Liquidating 401k for home purchase

When I first ask a couple how they want to divide assets, dividing all accounts in half is the standard answer.When considering a 401k, this may not be the best solution for many reasons.That way, you'll really appreciate what say, 0,000 can get you that 0,000 can't.Second, you want to do your own math because the bank may say you can afford more house than you would actually be comfortable paying for.While the bank will ask for very detailed financial information when you apply for a mortgage, it will not know the amounts of quite a few costs that eat away at your disposable income, like what your monthly grocery expenses are, how much you spend on gas, what your health insurance premium is, if you're diabetic and have high ongoing medical costs, what your water bill is and how much you spend on entertainment.What the bank will know about are your monthly debt payments (like credit cards and student loans), the four major components of your home payment (property, interest, taxes and insurance) and any amounts you are legally obligated to pay (like child support or alimony).With rare exceptions, all traditional 401(k) withdrawals are taxable as ordinary income, although Roth 401k assets are treated differently.In an ideal situation, you would not withdraw funds from your 401(k) until after you retire.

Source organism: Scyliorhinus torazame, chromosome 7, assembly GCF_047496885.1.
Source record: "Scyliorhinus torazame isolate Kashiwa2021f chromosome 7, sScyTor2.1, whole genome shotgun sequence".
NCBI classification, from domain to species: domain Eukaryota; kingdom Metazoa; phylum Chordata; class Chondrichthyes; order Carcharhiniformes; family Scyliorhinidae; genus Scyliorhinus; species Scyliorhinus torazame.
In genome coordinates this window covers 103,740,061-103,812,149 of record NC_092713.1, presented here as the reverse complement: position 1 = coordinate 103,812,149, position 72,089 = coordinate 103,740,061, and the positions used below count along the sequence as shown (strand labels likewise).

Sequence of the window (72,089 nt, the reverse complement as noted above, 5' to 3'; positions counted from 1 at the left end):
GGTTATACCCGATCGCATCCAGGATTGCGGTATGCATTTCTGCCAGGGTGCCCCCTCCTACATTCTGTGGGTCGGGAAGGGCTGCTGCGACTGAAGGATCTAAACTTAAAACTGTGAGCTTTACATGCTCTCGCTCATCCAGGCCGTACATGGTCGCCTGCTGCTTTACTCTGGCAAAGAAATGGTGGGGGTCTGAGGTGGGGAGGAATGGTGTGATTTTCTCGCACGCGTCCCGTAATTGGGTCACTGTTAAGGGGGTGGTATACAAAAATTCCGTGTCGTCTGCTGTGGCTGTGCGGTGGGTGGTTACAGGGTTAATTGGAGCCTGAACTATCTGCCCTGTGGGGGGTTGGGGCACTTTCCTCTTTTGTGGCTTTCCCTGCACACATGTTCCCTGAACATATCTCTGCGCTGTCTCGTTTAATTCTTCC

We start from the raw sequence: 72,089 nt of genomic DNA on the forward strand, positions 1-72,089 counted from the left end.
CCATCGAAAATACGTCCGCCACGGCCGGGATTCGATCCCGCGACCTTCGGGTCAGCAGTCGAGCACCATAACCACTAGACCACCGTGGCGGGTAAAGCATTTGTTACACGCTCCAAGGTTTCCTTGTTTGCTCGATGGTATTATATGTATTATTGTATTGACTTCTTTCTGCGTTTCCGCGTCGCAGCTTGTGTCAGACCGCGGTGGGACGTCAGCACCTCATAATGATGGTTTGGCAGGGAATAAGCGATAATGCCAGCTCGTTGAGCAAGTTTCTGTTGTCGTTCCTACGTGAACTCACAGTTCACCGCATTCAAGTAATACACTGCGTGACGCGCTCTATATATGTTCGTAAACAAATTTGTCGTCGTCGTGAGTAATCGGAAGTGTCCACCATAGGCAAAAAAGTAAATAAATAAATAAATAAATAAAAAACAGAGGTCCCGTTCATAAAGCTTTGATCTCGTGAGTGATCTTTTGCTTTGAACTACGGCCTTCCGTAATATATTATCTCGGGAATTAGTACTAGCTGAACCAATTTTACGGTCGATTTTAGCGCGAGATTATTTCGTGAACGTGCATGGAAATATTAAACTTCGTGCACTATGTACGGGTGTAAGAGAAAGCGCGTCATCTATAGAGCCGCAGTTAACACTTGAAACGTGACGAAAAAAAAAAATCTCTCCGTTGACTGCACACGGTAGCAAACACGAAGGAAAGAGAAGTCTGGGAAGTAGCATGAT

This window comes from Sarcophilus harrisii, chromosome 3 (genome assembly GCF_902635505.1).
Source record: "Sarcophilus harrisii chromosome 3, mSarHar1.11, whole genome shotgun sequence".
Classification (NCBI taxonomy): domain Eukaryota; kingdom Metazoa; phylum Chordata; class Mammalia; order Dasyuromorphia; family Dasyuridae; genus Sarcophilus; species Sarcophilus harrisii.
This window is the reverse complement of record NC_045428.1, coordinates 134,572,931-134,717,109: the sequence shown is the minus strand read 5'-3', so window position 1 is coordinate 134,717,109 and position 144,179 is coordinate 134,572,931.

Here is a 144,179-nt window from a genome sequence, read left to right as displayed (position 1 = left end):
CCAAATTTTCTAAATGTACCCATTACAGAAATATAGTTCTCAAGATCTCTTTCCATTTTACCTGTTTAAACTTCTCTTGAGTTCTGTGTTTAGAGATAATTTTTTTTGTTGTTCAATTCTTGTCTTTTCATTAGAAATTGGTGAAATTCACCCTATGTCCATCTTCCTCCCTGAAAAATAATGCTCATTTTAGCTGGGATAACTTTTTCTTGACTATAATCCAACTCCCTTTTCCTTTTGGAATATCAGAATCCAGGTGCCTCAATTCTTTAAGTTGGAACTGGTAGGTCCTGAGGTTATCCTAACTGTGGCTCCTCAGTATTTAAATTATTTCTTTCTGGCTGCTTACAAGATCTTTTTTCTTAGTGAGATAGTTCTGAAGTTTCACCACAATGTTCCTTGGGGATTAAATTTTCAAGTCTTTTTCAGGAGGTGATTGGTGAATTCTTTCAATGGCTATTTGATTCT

My first IRA over 30 years ago was with Charles Schwab .

By Amy Fontinelle So you've picked out some locations you're interested in and thought about the style of home that suits you best.

Now it's time for some planning of the less fun variety.

Before you start looking at houses and, somewhat counterintuitively, before you start shopping for a loan, you need to figure out how much home you can afford. The reasons for doing your own affordability calculations are twofold.

First, you don't want to look at houses you can't afford.

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